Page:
We are reporting a rare case of a 28-year-old G2P3 female with a history of one prior cesarean section. Current pregnancy was diagnosed by ultrasound at three months gestation with a report showing 12 weeks viable intrauterine pregnancy. Later reported an episode of minimal painless vaginal bleeding. Six days then said to the emergency department with acute abdominal pain with no vaginal bleeding. On examination, she was pale, tachycardic, and hypotensive. Abdomen examination showed generalized tenderness with signs of peritonitis. Her hemoglobin was 6 gm%. On bimanual examination, cervix pointed upward; uterus was bulky, retroverted and bilateral fornices were free with no tenderness. On investigation, routine blood and urine investigations were standard. On admission, the B-HCG level was 7118 IU/L, and after 48 hours B-HCG value was 8108 IU/L, which showed less than doubling. Transvaginal ultrasound revealed empty uterine cavity with clearly defined endometrium, the irregular small gestational sac-like structure of six weeks seen in lower uterine segment anteriorly with no cardiac activity. The cervical canal was empty and adnexa normal (figure 1). On Doppler examination, the hyperechoic rim of choriodecidual reaction with excessive vascularity suggestive of cesarean scar ectopic pregnancy. These findings confirmed on MRI-pelvis which showed a poorly defined heterogenous signal intensity space occupying lesion of 30 × 23 mm seen in myometrium extending from the endometrial cavity with complete disruption of the junctional zone; it was reaching up to serosa, no defined invasion of the uterine wall seen. The patient planned for laparotomy. Intraoperative findings; soft vascular mass is seen at the site of the previous scar (Figure 2). An incision given over bulge and products of conception gently removed. It was communicating with the uterine cavity, edges of scar tissue were excised and freshened, gentle uterine curettage is done. Tissue was sent for histopathological examination and diagnosis of Caesarean scar ectopic pregnancy was confirmed.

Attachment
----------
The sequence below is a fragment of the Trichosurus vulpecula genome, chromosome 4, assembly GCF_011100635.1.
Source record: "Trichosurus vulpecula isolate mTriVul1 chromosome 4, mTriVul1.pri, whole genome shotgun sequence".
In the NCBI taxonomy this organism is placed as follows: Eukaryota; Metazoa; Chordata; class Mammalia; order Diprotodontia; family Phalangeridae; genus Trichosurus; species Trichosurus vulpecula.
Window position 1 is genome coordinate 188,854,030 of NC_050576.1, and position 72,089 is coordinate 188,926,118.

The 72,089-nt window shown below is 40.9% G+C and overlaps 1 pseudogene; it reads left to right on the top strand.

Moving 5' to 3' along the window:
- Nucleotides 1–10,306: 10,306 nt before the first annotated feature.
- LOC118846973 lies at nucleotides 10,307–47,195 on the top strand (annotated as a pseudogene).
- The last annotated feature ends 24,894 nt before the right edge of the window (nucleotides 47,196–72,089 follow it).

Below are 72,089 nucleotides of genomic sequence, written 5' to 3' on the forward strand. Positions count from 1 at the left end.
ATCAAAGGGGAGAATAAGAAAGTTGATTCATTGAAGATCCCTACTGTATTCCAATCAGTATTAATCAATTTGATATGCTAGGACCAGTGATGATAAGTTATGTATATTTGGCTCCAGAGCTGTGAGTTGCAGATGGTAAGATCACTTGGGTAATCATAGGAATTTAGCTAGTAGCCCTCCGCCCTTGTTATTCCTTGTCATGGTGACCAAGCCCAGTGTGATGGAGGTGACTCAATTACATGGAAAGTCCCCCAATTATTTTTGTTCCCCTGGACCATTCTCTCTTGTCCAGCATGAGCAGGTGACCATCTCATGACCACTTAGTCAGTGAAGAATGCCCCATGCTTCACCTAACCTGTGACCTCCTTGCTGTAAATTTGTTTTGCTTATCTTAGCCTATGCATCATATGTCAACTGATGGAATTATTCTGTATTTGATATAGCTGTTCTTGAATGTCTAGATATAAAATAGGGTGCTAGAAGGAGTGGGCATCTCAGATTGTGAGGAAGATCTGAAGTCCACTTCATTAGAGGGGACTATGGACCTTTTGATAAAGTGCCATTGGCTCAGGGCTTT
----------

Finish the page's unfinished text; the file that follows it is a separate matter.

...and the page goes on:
Caesarean scar pregnancy (CSP) is one of the rare forms of ectopic pregnancies where the gestational sac wholly or partially implanted within a previous cesarean section scar. The gestational sac is separated from the endometrial cavity and surrounded by the myometrium and the fibrous tissue of the injury. The diagnosis of this type of ectopic pregnancy is challenging, and false adverse determination can lead to significant complications. The pregnancies with previous cesarean section have increased the risk of placenta praevia, placental abruption, placenta accreta, percreta as well as ectopic pregnancies in future. There are various theories which explain the etiology and mechanism of Caesarean ectopic pregnancy, the most accepted one is blastocyst invade into the myometrium through a microscopic dehiscent tract, which may be due to previous uterine surgery like Caesarean section, manual removal of placenta, etc.3. As per another theory in the absence of prior uterine surgery, Caesarean ectopic pregnancy can occur due to trauma did in assisted reproduction techniques4. The most common clinical presentation of Caesarean ectopic pregnancy is painless vaginal bleeding without any specific clinical signs. For its diagnosis endovaginal ultrasonography and color flow Doppler is very helpful5,6. MRI has an essential role when sonography is equivocal or inconclusive before therapy or intervention. There should be differentiation of Caesarean scar pregnancy from cervical pregnancy. To differentiate from a cervical pregnancy, in trans vaginal sonography no myometrium between the gestational sac and bladder must see, because the gestational sac grows into the anterior portion of the isthmus7. To determine whether a Cesarean Scar Pregnancy (CSP) has occurred, USG in the sagittal position can be used to indicate a transparent uterine cavity and an empty cervical canal8. Various case reports of patients with Caesarean scar ectopic pregnancy even in the presence of bleeding, supports our management as the surgical option4. This includes elective laparotomy and excision of the gestational mass. The benefit of surgery is less recurrence because of the resection of the old scar, with a new uterine closure. Other is a shorter follow-up period9,10,11. In another study with Caesarean scar pregnancy cases, surgical excision of the scar considered as crucial management and help to prevent recurrence7. There are no universal treatment guidelines for caesarean scar pregnancy. Hence, in these women issues concerning early detection are of utmost importance, and it is the corner-stone to reduce serious complications related to the cesarean scar pregnancy across all three trimesters12. In conclusion, CSP is increasing due to increasing number of cesarean sections. Prompt diagnosis and treatment of the condition require considerable expertise and high index of clinical suspicions to reduce associated morbidity and mortality. The management of CSP is not well established, but a conservative treatment of the uterus is feasible early in pregnancy. Thus, it is essential that early and accurate diagnosis of Caesarean scar pregnancy obtained to avoid complications and preserve fertility.